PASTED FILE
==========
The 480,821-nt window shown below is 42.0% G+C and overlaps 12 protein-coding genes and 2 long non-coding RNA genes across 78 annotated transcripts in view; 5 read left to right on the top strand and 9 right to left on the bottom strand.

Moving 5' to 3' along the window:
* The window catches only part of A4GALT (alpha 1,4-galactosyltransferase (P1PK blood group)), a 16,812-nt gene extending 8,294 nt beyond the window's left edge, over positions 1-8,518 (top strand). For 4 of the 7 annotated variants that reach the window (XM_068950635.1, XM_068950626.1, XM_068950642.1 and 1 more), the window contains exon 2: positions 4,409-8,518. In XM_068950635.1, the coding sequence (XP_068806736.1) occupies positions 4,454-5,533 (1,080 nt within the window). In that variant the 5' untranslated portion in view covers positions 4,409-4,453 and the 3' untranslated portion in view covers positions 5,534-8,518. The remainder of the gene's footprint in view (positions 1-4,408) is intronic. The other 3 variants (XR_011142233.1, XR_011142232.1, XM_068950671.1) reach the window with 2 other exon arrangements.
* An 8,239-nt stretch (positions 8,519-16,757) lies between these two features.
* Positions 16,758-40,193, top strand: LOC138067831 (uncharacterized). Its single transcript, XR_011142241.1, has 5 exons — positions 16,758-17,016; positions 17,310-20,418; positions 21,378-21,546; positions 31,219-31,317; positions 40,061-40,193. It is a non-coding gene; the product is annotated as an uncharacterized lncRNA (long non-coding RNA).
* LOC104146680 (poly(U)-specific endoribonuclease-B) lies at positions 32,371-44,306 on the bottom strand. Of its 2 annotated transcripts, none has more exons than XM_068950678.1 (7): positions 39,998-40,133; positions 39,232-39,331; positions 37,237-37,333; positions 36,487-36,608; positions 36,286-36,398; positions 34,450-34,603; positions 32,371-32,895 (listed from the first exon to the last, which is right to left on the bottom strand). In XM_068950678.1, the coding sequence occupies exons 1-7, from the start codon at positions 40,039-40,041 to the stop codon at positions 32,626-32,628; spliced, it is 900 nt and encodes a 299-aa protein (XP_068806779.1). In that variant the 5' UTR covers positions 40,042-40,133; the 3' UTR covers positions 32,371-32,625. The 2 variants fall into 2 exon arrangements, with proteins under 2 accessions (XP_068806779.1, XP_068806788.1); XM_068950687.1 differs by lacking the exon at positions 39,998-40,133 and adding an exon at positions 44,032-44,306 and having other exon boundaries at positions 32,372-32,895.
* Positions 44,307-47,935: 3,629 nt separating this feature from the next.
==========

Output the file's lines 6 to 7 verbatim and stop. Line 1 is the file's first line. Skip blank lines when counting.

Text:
* LOC104146680 (poly(U)-specific endoribonuclease-B) lies at positions 32,371-44,306 on the bottom strand. Of its 2 annotated transcripts, none has more exons than XM_068950678.1 (7): positions 39,998-40,133; positions 39,232-39,331; positions 37,237-37,333; positions 36,487-36,608; positions 36,286-36,398; positions 34,450-34,603; positions 32,371-32,895 (listed from the first exon to the last, which is right to left on the bottom strand). In XM_068950678.1, the coding sequence occupies exons 1-7, from the start codon at positions 40,039-40,041 to the stop codon at positions 32,626-32,628; spliced, it is 900 nt and encodes a 299-aa protein (XP_068806779.1). In that variant the 5' UTR covers positions 40,042-40,133; the 3' UTR covers positions 32,371-32,625. The 2 variants fall into 2 exon arrangements, with proteins under 2 accessions (XP_068806779.1, XP_068806788.1); XM_068950687.1 differs by lacking the exon at positions 39,998-40,133 and adding an exon at positions 44,032-44,306 and having other exon boundaries at positions 32,372-32,895.
* Positions 44,307-47,935: 3,629 nt separating this feature from the next.